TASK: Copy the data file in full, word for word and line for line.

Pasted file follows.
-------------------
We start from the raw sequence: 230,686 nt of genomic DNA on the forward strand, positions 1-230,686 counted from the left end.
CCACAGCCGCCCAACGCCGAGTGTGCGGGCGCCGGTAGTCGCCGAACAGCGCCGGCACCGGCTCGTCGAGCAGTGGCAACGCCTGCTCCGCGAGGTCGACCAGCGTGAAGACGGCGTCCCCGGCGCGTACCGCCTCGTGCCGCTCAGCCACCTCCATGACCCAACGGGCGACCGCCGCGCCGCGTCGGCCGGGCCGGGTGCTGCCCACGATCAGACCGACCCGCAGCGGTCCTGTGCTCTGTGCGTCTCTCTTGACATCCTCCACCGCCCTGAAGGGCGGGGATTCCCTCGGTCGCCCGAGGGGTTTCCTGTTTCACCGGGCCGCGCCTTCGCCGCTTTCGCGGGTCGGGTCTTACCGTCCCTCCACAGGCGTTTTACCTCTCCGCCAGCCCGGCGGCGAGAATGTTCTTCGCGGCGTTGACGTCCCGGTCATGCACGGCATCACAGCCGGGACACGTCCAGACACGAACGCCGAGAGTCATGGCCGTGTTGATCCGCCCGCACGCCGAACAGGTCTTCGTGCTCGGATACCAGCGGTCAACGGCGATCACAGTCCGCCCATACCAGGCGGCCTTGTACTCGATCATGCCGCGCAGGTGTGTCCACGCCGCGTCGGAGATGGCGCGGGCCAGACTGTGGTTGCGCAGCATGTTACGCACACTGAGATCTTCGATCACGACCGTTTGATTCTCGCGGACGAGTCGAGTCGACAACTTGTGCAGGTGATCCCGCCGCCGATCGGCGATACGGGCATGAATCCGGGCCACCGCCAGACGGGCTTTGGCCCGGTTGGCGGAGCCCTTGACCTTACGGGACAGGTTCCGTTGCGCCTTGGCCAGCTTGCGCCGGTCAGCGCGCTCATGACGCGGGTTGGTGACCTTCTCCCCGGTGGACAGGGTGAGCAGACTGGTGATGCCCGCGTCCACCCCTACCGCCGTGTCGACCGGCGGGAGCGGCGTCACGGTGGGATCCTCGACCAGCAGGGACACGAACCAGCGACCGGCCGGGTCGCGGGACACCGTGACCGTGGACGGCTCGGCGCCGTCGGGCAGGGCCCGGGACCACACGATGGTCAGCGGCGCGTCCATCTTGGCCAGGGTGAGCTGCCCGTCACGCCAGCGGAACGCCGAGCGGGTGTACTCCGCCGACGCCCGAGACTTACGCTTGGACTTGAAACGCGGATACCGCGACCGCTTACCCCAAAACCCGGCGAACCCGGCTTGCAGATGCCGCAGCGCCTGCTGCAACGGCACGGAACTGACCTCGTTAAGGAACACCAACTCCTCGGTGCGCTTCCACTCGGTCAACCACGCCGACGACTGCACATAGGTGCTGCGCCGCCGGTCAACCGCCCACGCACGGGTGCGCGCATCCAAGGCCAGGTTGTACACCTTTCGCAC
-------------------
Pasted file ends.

We start from the raw sequence: 230,686 nt of genomic DNA on the forward strand, positions 1-230,686 counted from the left end.
CCACAGCCGCCCAACGCCGAGTGTGCGGGCGCCGGTAGTCGCCGAACAGCGCCGGCACCGGCTCGTCGAGCAGTGGCAACGCCTGCTCCGCGAGGTCGACCAGCGTGAAGACGGCGTCCCCGGCGCGTACCGCCTCGTGCCGCTCAGCCACCTCCATGACCCAACGGGCGACCGCCGCGCCGCGTCGGCCGGGCCGGGTGCTGCCCACGATCAGACCGACCCGCAGCGGTCCTGTGCTCTGTGCGTCTCTCTTGACATCCTCCACCGCCCTGAAGGGCGGGGATTCCCTCGGTCGCCCGAGGGGTTTCCTGTTTCACCGGGCCGCGCCTTCGCCGCTTTCGCGGGTCGGGTCTTACCGTCCCTCCACAGGCGTTTTACCTCTCCGCCAGCCCGGCGGCGAGAATGTTCTTCGCGGCGTTGACGTCCCGGTCATGCACGGCATCACAGCCGGGACACGTCCAGACACGAACGCCGAGAGTCATGGCCGTGTTGATCCGCCCGCACGCCGAACAGGTCTTCGTGCTCGGATACCAGCGGTCAACGGCGATCACAGTCCGCCCATACCAGGCGGCCTTGTACTCGATCATGCCGCGCAGGTGTGTCCACGCCGCGTCGGAGATGGCGCGGGCCAGACTGTGGTTGCGCAGCATGTTACGCACACTGAGATCTTCGATCACGACCGTTTGATTCTCGCGGACGAGTCGAGTCGACAACTTGTGCAGGTGATCCCGCCGCCGATCGGCGATACGGGCATGAATCCGGGCCACCGCCAGACGGGCTTTGGCCCGGTTGGCGGAGCCCTTGACCTTACGGGACAGGTTCCGTTGCGCCTTGGCCAGCTTGCGCCGGTCAGCGCGCTCATGACGCGGGTTGGTGACCTTCTCCCCGGTGGACAGGGTGAGCAGACTGGTGATGCCCGCGTCCACCCCTACCGCCGTGTCGACCGGCGGGAGCGGCGTCACGGTGGGATCCTCGACCAGCAGGGACACGAACCAGCGACCGGCCGGGTCGCGGGACACCGTGACCGTGGACGGCTCGGCGCCGTCGGGCAGGGCCCGGGACCACACGATGGTCAGCGGCGCGTCCATCTTGGCCAGGGTGAGCTGCCCGTCACGCCAGCGGAACGCCGAGCGGGTGTACTCCGCCGACGCCCGAGACTTACGCTTGGACTTGAAACGCGGATACCGCGACCGCTTACCCCAAAACCCGGCGAACCCGGCTTGCAGATGCCGCAGCGCCTGCTGCAACGGCACGGAACTGACCTCGTTAAGGAACACCAACTCCTCGGTGCGCTTCCACTCGGTCAACCACGCCGACGACTGCACATAGGTGCTGCGCCGCCGGTCAACCGCCCACGCACGGGTGCGCGCATCCAAGGCCAGGTTGTACACCTTTCGCAC